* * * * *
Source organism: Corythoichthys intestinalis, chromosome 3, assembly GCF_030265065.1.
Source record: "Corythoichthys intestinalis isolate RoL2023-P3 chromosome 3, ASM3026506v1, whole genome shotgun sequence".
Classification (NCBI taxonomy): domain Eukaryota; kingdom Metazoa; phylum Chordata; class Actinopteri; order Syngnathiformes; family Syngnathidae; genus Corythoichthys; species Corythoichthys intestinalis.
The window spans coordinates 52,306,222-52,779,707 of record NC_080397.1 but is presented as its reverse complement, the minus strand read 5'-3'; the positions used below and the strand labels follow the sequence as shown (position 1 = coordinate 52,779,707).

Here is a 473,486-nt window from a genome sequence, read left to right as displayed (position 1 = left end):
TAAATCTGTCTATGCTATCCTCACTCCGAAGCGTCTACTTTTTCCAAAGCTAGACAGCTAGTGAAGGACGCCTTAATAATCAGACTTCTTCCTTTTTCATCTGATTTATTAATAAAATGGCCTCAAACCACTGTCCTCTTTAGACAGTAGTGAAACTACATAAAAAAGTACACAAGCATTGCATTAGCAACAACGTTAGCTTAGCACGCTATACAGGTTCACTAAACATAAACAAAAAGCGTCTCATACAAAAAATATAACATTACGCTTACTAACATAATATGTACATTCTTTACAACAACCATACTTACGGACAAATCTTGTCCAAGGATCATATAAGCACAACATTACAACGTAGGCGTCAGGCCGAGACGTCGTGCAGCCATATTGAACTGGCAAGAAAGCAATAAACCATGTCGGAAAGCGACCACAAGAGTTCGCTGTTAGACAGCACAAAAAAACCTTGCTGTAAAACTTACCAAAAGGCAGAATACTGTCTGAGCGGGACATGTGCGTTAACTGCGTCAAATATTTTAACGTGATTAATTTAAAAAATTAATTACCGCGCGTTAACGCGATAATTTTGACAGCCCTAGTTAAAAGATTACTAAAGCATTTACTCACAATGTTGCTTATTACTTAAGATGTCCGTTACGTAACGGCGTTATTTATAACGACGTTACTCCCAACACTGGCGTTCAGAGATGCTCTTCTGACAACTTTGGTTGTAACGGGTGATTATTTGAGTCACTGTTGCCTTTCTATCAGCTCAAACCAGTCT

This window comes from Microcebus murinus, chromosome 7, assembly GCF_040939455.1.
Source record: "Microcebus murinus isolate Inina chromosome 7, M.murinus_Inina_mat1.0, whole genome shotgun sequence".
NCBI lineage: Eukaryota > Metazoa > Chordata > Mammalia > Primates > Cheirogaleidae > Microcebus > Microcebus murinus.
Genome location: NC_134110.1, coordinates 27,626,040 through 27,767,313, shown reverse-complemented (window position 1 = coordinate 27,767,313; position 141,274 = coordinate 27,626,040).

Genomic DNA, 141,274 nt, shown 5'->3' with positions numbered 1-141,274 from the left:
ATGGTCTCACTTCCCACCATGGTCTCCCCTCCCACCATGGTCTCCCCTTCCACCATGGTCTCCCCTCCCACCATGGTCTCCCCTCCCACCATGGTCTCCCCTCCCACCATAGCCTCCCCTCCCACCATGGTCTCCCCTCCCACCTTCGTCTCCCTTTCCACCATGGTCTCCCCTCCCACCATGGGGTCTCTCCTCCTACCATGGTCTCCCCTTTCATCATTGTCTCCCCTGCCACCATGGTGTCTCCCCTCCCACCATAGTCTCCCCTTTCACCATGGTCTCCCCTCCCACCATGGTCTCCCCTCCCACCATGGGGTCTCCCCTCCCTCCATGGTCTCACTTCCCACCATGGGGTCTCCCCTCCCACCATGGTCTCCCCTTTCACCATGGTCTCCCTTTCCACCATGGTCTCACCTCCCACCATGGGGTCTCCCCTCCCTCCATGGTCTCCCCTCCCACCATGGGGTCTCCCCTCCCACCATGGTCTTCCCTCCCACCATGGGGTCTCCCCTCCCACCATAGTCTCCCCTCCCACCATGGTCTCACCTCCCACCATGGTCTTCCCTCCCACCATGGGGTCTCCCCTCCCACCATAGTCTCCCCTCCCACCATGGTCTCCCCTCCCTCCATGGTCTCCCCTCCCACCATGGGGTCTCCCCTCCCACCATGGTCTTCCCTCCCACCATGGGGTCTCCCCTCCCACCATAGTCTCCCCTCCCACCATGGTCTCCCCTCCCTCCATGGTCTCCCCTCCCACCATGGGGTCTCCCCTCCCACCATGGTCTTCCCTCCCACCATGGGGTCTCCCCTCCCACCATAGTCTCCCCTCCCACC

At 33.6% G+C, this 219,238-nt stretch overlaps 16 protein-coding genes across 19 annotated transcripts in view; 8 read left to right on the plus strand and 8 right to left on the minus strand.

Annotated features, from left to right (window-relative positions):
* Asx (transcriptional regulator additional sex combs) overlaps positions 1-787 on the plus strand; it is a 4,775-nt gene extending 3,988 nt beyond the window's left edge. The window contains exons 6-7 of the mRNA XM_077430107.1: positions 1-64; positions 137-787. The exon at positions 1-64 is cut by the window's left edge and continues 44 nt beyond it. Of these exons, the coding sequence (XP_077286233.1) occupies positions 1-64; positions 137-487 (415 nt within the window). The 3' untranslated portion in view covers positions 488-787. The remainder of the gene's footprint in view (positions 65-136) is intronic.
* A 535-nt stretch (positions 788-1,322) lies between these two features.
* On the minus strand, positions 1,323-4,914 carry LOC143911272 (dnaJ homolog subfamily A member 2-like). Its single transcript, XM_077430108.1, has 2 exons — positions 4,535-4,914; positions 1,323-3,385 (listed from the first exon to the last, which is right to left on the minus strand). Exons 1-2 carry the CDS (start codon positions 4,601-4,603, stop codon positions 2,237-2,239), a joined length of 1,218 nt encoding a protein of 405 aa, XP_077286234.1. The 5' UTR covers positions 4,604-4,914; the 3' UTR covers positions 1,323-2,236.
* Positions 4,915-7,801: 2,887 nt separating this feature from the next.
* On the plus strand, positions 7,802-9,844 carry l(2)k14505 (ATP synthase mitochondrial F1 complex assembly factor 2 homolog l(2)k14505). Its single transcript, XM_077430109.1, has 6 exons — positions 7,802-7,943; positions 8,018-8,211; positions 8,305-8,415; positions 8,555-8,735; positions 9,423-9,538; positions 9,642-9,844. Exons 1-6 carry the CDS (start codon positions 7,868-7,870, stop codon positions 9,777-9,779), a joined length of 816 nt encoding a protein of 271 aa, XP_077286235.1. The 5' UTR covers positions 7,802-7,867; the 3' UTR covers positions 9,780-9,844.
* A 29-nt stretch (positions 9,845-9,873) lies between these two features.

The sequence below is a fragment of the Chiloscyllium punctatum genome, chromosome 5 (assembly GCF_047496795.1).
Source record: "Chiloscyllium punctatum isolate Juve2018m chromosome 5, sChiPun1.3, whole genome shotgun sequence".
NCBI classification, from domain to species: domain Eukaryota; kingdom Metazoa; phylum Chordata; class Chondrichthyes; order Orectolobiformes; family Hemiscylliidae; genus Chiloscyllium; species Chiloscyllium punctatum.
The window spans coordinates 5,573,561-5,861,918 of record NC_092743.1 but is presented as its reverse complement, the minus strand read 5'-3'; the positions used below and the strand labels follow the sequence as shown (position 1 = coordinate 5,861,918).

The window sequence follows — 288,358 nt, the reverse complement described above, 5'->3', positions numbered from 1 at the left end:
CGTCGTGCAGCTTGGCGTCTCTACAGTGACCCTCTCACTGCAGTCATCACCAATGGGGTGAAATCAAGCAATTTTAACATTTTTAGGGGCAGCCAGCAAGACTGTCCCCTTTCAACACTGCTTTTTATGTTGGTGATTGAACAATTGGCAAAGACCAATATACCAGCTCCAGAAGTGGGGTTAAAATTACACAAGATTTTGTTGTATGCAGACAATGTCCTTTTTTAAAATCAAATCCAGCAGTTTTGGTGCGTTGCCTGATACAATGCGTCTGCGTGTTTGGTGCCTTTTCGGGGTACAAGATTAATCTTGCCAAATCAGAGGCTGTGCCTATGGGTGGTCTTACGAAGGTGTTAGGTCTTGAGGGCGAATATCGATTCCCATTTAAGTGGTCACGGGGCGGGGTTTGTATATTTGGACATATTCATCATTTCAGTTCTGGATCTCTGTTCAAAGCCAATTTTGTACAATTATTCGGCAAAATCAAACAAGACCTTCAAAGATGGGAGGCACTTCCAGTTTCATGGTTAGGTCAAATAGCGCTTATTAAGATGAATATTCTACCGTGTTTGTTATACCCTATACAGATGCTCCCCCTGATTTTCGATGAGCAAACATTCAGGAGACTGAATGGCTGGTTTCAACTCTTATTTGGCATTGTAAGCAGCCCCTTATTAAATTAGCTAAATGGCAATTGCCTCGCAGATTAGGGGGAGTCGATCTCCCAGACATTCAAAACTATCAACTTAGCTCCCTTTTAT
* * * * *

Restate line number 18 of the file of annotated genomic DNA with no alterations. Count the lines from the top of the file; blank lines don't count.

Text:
* Positions 4,915-7,801: 2,887 nt separating this feature from the next.